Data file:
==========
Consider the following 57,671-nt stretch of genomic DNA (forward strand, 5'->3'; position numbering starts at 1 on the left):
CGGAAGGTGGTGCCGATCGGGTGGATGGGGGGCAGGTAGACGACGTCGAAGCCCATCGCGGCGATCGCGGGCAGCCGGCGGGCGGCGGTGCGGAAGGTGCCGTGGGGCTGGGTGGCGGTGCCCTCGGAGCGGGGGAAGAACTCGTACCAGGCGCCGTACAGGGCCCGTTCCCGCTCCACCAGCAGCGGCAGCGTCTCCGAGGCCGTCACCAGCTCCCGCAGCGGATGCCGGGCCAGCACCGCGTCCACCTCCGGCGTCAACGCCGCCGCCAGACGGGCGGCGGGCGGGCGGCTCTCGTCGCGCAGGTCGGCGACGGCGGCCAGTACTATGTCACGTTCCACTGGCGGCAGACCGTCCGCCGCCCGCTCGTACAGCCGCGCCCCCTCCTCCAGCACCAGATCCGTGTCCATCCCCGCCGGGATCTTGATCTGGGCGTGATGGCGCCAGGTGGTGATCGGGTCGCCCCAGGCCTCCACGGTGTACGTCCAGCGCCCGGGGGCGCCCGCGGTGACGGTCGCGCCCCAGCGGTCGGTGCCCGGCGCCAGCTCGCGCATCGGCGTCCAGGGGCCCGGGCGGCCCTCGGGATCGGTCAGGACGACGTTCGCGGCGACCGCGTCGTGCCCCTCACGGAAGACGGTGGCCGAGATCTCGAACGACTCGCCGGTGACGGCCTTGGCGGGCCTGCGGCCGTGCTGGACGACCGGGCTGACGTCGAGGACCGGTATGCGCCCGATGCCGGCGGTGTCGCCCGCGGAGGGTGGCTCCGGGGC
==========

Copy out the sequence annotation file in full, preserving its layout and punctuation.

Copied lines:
Consider the following 57,671-nt stretch of genomic DNA (forward strand, 5'->3'; position numbering starts at 1 on the left):
CGGAAGGTGGTGCCGATCGGGTGGATGGGGGGCAGGTAGACGACGTCGAAGCCCATCGCGGCGATCGCGGGCAGCCGGCGGGCGGCGGTGCGGAAGGTGCCGTGGGGCTGGGTGGCGGTGCCCTCGGAGCGGGGGAAGAACTCGTACCAGGCGCCGTACAGGGCCCGTTCCCGCTCCACCAGCAGCGGCAGCGTCTCCGAGGCCGTCACCAGCTCCCGCAGCGGATGCCGGGCCAGCACCGCGTCCACCTCCGGCGTCAACGCCGCCGCCAGACGGGCGGCGGGCGGGCGGCTCTCGTCGCGCAGGTCGGCGACGGCGGCCAGTACTATGTCACGTTCCACTGGCGGCAGACCGTCCGCCGCCCGCTCGTACAGCCGCGCCCCCTCCTCCAGCACCAGATCCGTGTCCATCCCCGCCGGGATCTTGATCTGGGCGTGATGGCGCCAGGTGGTGATCGGGTCGCCCCAGGCCTCCACGGTGTACGTCCAGCGCCCGGGGGCGCCCGCGGTGACGGTCGCGCCCCAGCGGTCGGTGCCCGGCGCCAGCTCGCGCATCGGCGTCCAGGGGCCCGGGCGGCCCTCGGGATCGGTCAGGACGACGTTCGCGGCGACCGCGTCGTGCCCCTCACGGAAGACGGTGGCCGAGATCTCGAACGACTCGCCGGTGACGGCCTTGGCGGGCCTGCGGCCGTGCTGGACGACCGGGCTGACGTCGAGGACCGGTATGCGCCCGATGCCGGCGGTGTCGCCCGCGGAGGGTGGCTCCGGGGC